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    1. Peggy, I always appreciate all the comments you leave! I certainly don’t expect you to comment on each post. It’s been very nice making your acquaintance, and I look forward to hearing how your homeschool is going. Your field trips sound like so much fun! And I know what you mean about not being ready! Make it last as long as possible! (But if you do decide, you can get a free sample chapter on the Life of Fred website – just to try it out first!)

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  3. I just recently started following your blog – I wanted to be sure to catch your interview series with Lori Pickert, and I’m still here. I homeschool my almost-six-year-old and her 3-year-old brother in WA, secularly. That is to say, we don’t do it for religious reasons, and don’t use religious curriculum. But we are Christian, albeit liberal. I use various curricula depending on subject, but we have lots of unstructured time, and I find myself more and more interested in interest led and project-based learning. I went to school to be a teacher though, and I am still learning to let go of some of that baggage. I never taught after I graduated – it was too much about politics, and too little about kids. I enjoy photography and scrapbooking (which is my storytelling). So your blog seems like a good place for me to hang out for awhile.

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    1. Thank you so much for introducing yourself, JenRay. It sounds like we have a lot in common! (Washington is a beautiful state, by the way! One of my favorites! I might have moved there once, but that’s a long story….) I have known two people who got teaching degrees (and I’ve heard of others) who didn’t use it because they realized they couldn’t do it. It’s probably not that uncommon.

      Thank you so much for following my blog. I hope you’ll enjoy it enough to keep reading.

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  4. Shelli, I completely understand where you’re coming from. I’ve found it incredibly challenging to just post once a week on my own blog and keep up with e-mails and comments that I get, let alone trying to keep up with reading other blogs I love and leave comments there. I do read your blog quite a bit, but I know I rarely leave comments. But, as you’ve said, it’s easier just to read and not leave comments. I used to get down at myself for not having that many comments on my blog sometimes, but when I thought of how I am with leaving comments and I can see the number of visitors that do come to my site every day, I know that most people are reading but are just too busy to leave comments. I try to set aside at the very least a few hours a month to leave comments on some of my favorite blogs, but even that is too much sometimes. Anyway, this was a long way of saying I’ll be here to read whatever you have to write about even if I can’t comment on it!!!! Also, I love posts about favorite resources you are using. They are my favorite to read!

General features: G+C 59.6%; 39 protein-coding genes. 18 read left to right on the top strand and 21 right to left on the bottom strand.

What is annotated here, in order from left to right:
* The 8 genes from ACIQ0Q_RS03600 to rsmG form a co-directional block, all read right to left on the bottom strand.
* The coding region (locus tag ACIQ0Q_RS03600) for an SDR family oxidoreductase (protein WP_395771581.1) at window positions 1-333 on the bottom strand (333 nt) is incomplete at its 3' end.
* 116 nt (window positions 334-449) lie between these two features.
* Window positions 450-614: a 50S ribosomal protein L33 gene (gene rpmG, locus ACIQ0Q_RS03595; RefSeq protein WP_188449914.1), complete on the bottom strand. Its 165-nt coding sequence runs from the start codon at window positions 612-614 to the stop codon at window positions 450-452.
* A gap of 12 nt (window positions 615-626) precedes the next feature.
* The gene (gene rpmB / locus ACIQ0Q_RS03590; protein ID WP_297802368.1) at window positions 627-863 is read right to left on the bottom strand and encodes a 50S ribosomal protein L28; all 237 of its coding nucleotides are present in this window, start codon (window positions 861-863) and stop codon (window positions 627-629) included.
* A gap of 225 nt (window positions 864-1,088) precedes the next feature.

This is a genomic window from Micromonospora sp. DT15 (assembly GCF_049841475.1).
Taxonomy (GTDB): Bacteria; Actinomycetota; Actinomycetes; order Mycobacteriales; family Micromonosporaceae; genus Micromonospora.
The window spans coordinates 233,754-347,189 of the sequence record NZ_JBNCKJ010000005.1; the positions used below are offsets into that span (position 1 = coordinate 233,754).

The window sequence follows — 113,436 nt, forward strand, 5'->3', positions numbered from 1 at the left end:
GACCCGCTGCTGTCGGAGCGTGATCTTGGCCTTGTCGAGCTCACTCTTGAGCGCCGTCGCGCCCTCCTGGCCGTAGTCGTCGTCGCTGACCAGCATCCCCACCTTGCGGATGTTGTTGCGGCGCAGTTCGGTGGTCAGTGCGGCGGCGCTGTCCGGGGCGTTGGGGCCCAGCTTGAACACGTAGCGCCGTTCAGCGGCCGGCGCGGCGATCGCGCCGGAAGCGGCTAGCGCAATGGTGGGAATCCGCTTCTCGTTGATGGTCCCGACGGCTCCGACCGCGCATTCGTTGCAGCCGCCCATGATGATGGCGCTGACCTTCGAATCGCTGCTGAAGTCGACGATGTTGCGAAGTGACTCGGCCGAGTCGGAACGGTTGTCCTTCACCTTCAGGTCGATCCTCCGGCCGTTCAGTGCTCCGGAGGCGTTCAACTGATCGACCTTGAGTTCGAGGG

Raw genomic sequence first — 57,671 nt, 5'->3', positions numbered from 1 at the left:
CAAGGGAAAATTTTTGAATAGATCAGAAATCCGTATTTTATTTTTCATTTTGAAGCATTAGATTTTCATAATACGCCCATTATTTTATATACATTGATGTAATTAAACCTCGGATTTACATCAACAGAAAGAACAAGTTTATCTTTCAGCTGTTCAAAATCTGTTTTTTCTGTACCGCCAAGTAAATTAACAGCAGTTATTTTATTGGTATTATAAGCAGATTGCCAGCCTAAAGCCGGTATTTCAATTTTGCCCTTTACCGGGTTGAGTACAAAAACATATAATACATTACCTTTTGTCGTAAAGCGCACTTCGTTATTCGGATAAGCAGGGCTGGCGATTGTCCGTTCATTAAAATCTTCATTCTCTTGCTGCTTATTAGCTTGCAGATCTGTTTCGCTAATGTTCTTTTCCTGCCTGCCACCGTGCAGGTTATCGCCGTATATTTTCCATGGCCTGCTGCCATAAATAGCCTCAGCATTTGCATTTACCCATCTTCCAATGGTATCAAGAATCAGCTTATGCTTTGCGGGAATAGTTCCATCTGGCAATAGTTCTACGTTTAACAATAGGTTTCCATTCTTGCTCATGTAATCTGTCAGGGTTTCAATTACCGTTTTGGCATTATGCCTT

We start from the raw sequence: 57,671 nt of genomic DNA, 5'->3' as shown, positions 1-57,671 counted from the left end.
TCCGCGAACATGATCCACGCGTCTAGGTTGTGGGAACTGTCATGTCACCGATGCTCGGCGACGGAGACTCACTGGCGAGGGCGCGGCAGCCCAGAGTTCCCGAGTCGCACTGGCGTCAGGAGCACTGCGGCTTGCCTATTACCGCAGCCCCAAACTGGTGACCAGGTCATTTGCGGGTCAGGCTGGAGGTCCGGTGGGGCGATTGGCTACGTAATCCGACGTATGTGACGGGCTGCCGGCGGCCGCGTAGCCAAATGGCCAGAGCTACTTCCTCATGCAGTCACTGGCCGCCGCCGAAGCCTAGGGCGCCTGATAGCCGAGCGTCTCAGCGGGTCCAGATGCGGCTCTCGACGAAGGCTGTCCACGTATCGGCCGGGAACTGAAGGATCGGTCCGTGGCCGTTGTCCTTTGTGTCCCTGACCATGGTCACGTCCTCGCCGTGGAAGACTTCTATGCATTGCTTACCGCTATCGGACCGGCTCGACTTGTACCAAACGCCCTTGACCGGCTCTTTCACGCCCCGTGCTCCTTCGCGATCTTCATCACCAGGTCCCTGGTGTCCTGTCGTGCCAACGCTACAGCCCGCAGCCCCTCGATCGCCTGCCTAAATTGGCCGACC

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    1. Christina, Thank you for your comment! I totally understand about not commenting (obviously since that’s what I do)! I really appreciate you reading even some of my posts. I enjoy your blog too. I’ll always include posts about the resources we’re using! Thanks for the feedback! Happy blogging to you!

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  5. I’m starting to homeschool my children (ages 3 & 5.5), and enjoy reading the detailed accounts of your experiences. I’m a secular homeschooler, and lean towards unschooling. My kids seem to prefer to pick things up through daily conversation and play rather than have “lessons”, and I don’t want to turn them off of learning, so I go with it! We utilize a fair amount of visual media, and can relate to the feeling that limiting it too much can overinflate it’s value. It’s refreshing to find someone else who can admit to this in a culture of treating “screen time” as poison. I’m really interested in finding ways to keep my son interested in literacy; he is very into manipulative/fine motor activities, but finds it hard to sit down for books. I also love reading about activities which can ignite interest in topics. Your efforts here are greatly appreciated! I hardly have time to keep a very simple blog for our grandparents to view!

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    1. Thank you for introducing yourself, Alex. It sounds like we have a lot in common too. I know exactly what you mean when you say your children pick things up through daily conversation and play. That’s why I’ve limited our formal lessons, and I’m very interested in PBH as a way to cultivate those interests and mentor my children as opposed to “teaching” them.

      Yes, totally agree with the statement you make about limiting the screen time and then how that over inflates it. My kids tend to self-regulate.

      Is it your 5 or 3 year old who doesn’t want to sit down for books? My 3yo is extremely kinesthetic, and I’m wondering how different it will be teaching him the basics. He enjoys books at times, although I don’t take as much time with him as I ever did with my oldest since I’m tending to two children now. You may try storytelling with your son (some of my first stories I told my 6yo was while we were taking a walk together – I think he was four). Puppet shows might be fun too – I wrote about our puppet shows a while back. I do want to write more about storytelling, and I’m working on a comprehensive resource for parents on storytelling, but who knows how long it will take me to finish it?! lol If you have any questions, feel free to ask.

      Again, thanks so much for connecting! Keep me posted on your homeschooling!